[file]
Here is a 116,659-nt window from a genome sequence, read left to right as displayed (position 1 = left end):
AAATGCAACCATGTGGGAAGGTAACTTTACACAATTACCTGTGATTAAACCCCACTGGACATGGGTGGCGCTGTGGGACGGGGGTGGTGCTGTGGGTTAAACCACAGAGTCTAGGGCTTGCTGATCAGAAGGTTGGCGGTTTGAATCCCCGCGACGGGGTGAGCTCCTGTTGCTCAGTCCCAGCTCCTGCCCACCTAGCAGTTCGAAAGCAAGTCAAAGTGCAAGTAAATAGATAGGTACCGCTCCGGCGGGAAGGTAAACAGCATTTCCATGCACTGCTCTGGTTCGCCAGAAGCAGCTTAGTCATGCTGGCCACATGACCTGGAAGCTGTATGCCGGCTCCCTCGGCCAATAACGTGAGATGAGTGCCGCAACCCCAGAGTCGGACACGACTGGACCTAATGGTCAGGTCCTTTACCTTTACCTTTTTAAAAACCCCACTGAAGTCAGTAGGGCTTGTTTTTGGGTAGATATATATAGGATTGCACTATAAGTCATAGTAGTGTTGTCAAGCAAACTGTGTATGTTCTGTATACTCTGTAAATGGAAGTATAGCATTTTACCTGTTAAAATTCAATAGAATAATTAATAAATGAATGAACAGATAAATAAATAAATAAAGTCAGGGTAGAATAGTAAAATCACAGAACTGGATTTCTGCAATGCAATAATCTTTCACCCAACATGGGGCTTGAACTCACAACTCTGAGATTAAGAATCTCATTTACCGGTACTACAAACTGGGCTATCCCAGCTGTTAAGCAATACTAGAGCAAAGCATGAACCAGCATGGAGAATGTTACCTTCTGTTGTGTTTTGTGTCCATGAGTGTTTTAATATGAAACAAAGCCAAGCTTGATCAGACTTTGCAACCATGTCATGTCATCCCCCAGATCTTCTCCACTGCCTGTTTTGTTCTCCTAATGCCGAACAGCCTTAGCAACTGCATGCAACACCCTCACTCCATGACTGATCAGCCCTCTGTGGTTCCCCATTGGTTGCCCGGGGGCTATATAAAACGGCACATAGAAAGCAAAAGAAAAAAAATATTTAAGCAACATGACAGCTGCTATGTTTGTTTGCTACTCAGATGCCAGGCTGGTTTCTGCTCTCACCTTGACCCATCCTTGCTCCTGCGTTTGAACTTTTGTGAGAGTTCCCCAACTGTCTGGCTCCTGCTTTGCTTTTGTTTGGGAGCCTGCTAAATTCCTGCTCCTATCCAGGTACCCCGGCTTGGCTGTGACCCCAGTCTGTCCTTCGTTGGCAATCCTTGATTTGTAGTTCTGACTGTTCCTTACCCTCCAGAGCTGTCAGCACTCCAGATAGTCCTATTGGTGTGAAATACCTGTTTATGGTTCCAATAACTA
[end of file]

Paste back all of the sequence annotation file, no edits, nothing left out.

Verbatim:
Here is a 116,659-nt window from a genome sequence, read left to right as displayed (position 1 = left end):
AAATGCAACCATGTGGGAAGGTAACTTTACACAATTACCTGTGATTAAACCCCACTGGACATGGGTGGCGCTGTGGGACGGGGGTGGTGCTGTGGGTTAAACCACAGAGTCTAGGGCTTGCTGATCAGAAGGTTGGCGGTTTGAATCCCCGCGACGGGGTGAGCTCCTGTTGCTCAGTCCCAGCTCCTGCCCACCTAGCAGTTCGAAAGCAAGTCAAAGTGCAAGTAAATAGATAGGTACCGCTCCGGCGGGAAGGTAAACAGCATTTCCATGCACTGCTCTGGTTCGCCAGAAGCAGCTTAGTCATGCTGGCCACATGACCTGGAAGCTGTATGCCGGCTCCCTCGGCCAATAACGTGAGATGAGTGCCGCAACCCCAGAGTCGGACACGACTGGACCTAATGGTCAGGTCCTTTACCTTTACCTTTTTAAAAACCCCACTGAAGTCAGTAGGGCTTGTTTTTGGGTAGATATATATAGGATTGCACTATAAGTCATAGTAGTGTTGTCAAGCAAACTGTGTATGTTCTGTATACTCTGTAAATGGAAGTATAGCATTTTACCTGTTAAAATTCAATAGAATAATTAATAAATGAATGAACAGATAAATAAATAAATAAAGTCAGGGTAGAATAGTAAAATCACAGAACTGGATTTCTGCAATGCAATAATCTTTCACCCAACATGGGGCTTGAACTCACAACTCTGAGATTAAGAATCTCATTTACCGGTACTACAAACTGGGCTATCCCAGCTGTTAAGCAATACTAGAGCAAAGCATGAACCAGCATGGAGAATGTTACCTTCTGTTGTGTTTTGTGTCCATGAGTGTTTTAATATGAAACAAAGCCAAGCTTGATCAGACTTTGCAACCATGTCATGTCATCCCCCAGATCTTCTCCACTGCCTGTTTTGTTCTCCTAATGCCGAACAGCCTTAGCAACTGCATGCAACACCCTCACTCCATGACTGATCAGCCCTCTGTGGTTCCCCATTGGTTGCCCGGGGGCTATATAAAACGGCACATAGAAAGCAAAAGAAAAAAAATATTTAAGCAACATGACAGCTGCTATGTTTGTTTGCTACTCAGATGCCAGGCTGGTTTCTGCTCTCACCTTGACCCATCCTTGCTCCTGCGTTTGAACTTTTGTGAGAGTTCCCCAACTGTCTGGCTCCTGCTTTGCTTTTGTTTGGGAGCCTGCTAAATTCCTGCTCCTATCCAGGTACCCCGGCTTGGCTGTGACCCCAGTCTGTCCTTCGTTGGCAATCCTTGATTTGTAGTTCTGACTGTTCCTTACCCTCCAGAGCTGTCAGCACTCCAGATAGTCCTATTGGTGTGAAATACCTGTTTATGGTTCCAATAACTA